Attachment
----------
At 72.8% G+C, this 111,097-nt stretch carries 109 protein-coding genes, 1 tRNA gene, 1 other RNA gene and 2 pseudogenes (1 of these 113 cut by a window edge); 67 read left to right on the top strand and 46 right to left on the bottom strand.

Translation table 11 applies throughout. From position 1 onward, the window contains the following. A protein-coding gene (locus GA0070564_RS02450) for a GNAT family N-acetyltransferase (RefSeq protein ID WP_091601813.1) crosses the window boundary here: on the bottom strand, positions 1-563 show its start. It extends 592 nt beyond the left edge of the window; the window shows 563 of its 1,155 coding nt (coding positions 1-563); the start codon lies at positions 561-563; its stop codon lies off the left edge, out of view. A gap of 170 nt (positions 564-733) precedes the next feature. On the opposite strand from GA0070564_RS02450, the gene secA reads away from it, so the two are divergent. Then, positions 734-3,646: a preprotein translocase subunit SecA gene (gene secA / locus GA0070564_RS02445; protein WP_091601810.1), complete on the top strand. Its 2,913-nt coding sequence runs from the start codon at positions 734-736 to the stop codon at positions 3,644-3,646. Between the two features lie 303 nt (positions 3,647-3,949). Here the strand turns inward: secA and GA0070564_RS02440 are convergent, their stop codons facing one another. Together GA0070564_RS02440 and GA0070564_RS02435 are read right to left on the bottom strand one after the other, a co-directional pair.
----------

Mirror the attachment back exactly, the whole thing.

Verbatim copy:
At 72.8% G+C, this 111,097-nt stretch carries 109 protein-coding genes, 1 tRNA gene, 1 other RNA gene and 2 pseudogenes (1 of these 113 cut by a window edge); 67 read left to right on the top strand and 46 right to left on the bottom strand.

Translation table 11 applies throughout. From position 1 onward, the window contains the following. A protein-coding gene (locus GA0070564_RS02450) for a GNAT family N-acetyltransferase (RefSeq protein ID WP_091601813.1) crosses the window boundary here: on the bottom strand, positions 1-563 show its start. It extends 592 nt beyond the left edge of the window; the window shows 563 of its 1,155 coding nt (coding positions 1-563); the start codon lies at positions 561-563; its stop codon lies off the left edge, out of view. A gap of 170 nt (positions 564-733) precedes the next feature. On the opposite strand from GA0070564_RS02450, the gene secA reads away from it, so the two are divergent. Then, positions 734-3,646: a preprotein translocase subunit SecA gene (gene secA / locus GA0070564_RS02445; protein WP_091601810.1), complete on the top strand. Its 2,913-nt coding sequence runs from the start codon at positions 734-736 to the stop codon at positions 3,644-3,646. Between the two features lie 303 nt (positions 3,647-3,949). Here the strand turns inward: secA and GA0070564_RS02440 are convergent, their stop codons facing one another. Together GA0070564_RS02440 and GA0070564_RS02435 are read right to left on the bottom strand one after the other, a co-directional pair.